Astana, a future - ward city
Astana has already contributed its “golden page” into the history of the young sovereign nation of Kazakhstan. As is known, in the mid 1990-ies, Kazakhstan President Nursultan Nazarbayev took a decision – unexpected for many, and yet fateful – to remove the capital from Almaty in the South to the very heart of the country. And within a short period of time Astana turned into an epicenter of economic, political and cultural life of the nation. The population has now exceeded the 500 000 mark. As of June 1, 2006, it reached 538 300. According to the Kazakhstani Institute of Management, Economic Studies and Forecasting, the population will reach 1,000,200 by 2030.
New pieces of architecture have added to the city’s beauty and changed its looks beyond recognition. Among those in charge of the city’s design there were foreign architects and leading construction companies. Establishment of Astanagenplan (institute for the city development) in 2000 greatly facilitated the city-planning process. In 2002, President issued a decree on establishment of the “Astana as a new city” special economic zone to put in place favorable investment conditions and propel inflow of foreign investments. A great emphasis was placed on development of the city’s master plan. There were two tenders held to define an optimum master plan. The 2nd tender was much contested with architects and architectural groups from Russia, Italy, Japan, Australia, Germany, Turkey, Poland, Uzbekistan, Belarus and some other countries participating.
Kisho Kurokawa, an outstanding theorist and architecture topnotcher of Japan, won the tender. He chose the concepts of symbiosis, metabolism and abstract symbolism to be the basis for Astana’s development. According to the Japanese architect, any city is a living organism that needs properly fit into the surroundings to enjoy harmony with the environment. His concepts just couldn’t have been rejected, given that the Esil River – main water artery of the city – has been a vital component of the steppe life. At the very outset, the developers were supposed to create a city that would be future-ward, comfortable, bright, and dynamic.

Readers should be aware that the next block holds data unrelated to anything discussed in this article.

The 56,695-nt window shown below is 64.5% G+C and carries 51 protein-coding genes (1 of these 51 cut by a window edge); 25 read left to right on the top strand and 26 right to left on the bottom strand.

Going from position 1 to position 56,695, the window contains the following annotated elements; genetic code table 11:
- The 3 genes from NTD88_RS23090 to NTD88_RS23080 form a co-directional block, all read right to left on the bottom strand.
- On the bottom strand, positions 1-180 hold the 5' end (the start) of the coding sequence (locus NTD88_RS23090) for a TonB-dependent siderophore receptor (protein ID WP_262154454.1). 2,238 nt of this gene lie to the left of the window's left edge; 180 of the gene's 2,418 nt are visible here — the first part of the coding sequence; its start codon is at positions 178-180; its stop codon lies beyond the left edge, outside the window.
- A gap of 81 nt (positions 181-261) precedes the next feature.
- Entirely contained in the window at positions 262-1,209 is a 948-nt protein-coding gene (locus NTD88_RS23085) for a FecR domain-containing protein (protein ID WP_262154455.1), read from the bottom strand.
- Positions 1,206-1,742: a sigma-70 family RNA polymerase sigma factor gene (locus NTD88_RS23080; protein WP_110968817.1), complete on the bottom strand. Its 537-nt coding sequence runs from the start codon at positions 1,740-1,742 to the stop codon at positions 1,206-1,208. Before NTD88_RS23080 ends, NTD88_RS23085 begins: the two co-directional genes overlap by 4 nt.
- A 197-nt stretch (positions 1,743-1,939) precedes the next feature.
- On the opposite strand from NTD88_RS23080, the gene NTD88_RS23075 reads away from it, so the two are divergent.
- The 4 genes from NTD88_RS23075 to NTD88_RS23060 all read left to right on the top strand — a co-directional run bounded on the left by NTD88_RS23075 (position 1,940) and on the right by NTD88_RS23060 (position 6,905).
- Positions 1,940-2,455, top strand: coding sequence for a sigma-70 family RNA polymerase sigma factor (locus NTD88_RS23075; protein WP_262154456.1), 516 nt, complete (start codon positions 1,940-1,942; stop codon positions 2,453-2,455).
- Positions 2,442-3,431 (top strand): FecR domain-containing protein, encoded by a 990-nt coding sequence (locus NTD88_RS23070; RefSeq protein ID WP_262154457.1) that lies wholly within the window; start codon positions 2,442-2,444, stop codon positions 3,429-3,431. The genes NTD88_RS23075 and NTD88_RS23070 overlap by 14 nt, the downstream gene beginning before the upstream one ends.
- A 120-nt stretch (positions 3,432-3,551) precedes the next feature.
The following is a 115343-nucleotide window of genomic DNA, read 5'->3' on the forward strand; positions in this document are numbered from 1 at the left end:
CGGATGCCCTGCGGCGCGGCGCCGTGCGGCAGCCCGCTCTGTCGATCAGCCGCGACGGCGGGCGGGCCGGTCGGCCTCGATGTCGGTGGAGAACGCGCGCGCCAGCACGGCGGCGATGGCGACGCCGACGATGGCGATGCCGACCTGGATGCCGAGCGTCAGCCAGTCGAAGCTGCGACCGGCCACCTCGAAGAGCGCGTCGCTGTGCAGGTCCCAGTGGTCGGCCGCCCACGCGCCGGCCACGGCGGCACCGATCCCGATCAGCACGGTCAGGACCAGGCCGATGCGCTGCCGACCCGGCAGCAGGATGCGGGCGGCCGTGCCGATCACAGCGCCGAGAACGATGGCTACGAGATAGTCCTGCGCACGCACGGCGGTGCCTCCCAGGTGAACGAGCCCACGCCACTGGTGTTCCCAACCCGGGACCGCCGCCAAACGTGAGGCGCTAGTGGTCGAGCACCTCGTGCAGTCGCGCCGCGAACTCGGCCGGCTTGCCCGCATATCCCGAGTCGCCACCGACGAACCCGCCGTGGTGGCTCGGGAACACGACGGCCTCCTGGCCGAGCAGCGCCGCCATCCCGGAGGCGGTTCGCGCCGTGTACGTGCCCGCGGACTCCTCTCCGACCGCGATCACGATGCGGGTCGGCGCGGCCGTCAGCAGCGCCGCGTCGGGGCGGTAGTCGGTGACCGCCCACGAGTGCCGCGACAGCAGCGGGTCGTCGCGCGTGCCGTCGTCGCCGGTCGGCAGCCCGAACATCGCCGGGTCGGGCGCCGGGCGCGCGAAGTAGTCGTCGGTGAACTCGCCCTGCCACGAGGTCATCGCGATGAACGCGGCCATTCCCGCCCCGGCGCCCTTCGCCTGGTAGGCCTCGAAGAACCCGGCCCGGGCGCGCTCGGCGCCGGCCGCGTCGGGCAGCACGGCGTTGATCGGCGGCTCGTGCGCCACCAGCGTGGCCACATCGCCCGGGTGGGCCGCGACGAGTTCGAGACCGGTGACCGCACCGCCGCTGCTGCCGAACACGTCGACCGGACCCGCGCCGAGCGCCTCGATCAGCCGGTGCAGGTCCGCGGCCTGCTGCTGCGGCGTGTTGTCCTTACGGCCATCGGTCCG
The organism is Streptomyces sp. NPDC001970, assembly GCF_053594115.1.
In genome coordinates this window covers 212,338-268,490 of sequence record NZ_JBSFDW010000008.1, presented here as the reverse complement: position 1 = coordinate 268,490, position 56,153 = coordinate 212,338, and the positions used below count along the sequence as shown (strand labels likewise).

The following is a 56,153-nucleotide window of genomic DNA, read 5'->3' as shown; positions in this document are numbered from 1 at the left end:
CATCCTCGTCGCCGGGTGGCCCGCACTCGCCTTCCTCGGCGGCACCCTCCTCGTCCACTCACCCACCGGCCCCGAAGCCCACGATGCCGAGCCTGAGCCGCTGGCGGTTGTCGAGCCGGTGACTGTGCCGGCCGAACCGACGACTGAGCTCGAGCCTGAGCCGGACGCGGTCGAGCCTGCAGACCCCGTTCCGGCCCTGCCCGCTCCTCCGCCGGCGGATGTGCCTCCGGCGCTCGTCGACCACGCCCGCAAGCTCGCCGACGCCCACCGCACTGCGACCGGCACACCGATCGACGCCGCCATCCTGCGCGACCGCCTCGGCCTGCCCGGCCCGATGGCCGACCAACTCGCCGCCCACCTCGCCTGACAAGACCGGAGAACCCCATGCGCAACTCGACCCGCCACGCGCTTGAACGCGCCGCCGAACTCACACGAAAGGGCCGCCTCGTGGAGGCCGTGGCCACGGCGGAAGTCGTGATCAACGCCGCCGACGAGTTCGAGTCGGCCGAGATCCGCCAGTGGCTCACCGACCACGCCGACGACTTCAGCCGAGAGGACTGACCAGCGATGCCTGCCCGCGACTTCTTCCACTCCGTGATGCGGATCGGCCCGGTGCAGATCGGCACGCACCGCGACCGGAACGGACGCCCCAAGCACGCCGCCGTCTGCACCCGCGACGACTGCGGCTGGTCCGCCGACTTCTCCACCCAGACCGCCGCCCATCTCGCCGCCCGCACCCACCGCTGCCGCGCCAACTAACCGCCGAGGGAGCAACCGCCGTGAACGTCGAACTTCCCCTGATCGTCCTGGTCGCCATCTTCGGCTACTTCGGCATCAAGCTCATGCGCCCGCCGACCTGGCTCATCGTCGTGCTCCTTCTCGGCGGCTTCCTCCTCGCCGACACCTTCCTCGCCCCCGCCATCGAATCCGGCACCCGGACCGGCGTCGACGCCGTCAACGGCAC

This task called for concentration of efforts and for new approaches that would combine both traditions and customs and new trends and best foreign practices. The first stage provided for overhaul and capital repairs of already existing structures, redevelopment of blocks of houses and central roads. Special requirements were set to the buildings’ facades: only light tones - instilling hope and boosting spirits – could be used. At the second stage, construction of a new administrative centre started on the Left Bank [of the Esil River]. The centre is to be fully accomplished by next fall.
Starting from the opening of the special economic zone here [up to July 1, 2006], there have been 162 new buildings started. Among the facilities still under construction on the Left Bank there is National Scientific Centre for Maternal and Child Healthcare (capable of 500), Children’s Rehabilitation Centre (capable of 300), National Neurosurgery Centre (capable of 160), Research Institute under the Emergency Medical Service (capable of 240), National Centre for Diagnostics (capable of examining 500 people per platoon), a cycle track, a stadium capable of 30 000, cinema-and-concert hall capable of 3500, and several residential quarters. For the last few years the city’s map has been expanded to include such buildings as the Akorda Presidential Residence, Houses of Majilis and Senate [of the Kazakhstani Parliament], Supreme Court premises, Ministry for Transport and Communications, Foreign Ministry, Centre for Cardiac Diseases, National Academic Library, and some others. Another administrative building – House of Ministries – is to be commissioned this year. The total floor area of the latter makes up 228,000 square meters. The 1.5-km-long building comprises 20 sections and has a stepped configuration (its height varies from 8 to 10 stories). Apart from offices, the House of Ministries comprises 4 conference-halls, 6 dining facilities, as well as halls for archives, a museum, and a medical centre. Completion and commissioning have been scheduled for December 2006.
The total of investments into the city’s development since declaring the special economic zone made up KZT 442.6 billion, KZT 239.4 billion thereof being fully absorbed (as of July 1, 2006).
Getting broad publicity as a rampantly growing city, Astana has been of interest not only to political figures and social scientists, but also to architects. Thus, famous architects designed some of the city’s pieces. For instance, two projects of Norman Foster, and outstanding British architect, have been implemented. The first of them is the Pyramid of Peace and Accord to serve a symbol of cross-confessional accord and tolerance within the Kazakhstani society; and the second is the Khan’s Pavilion, a year-round trade-and-entertainment centre beneath a tented roof. The building resembles a housing of ancient nomads of the steppes.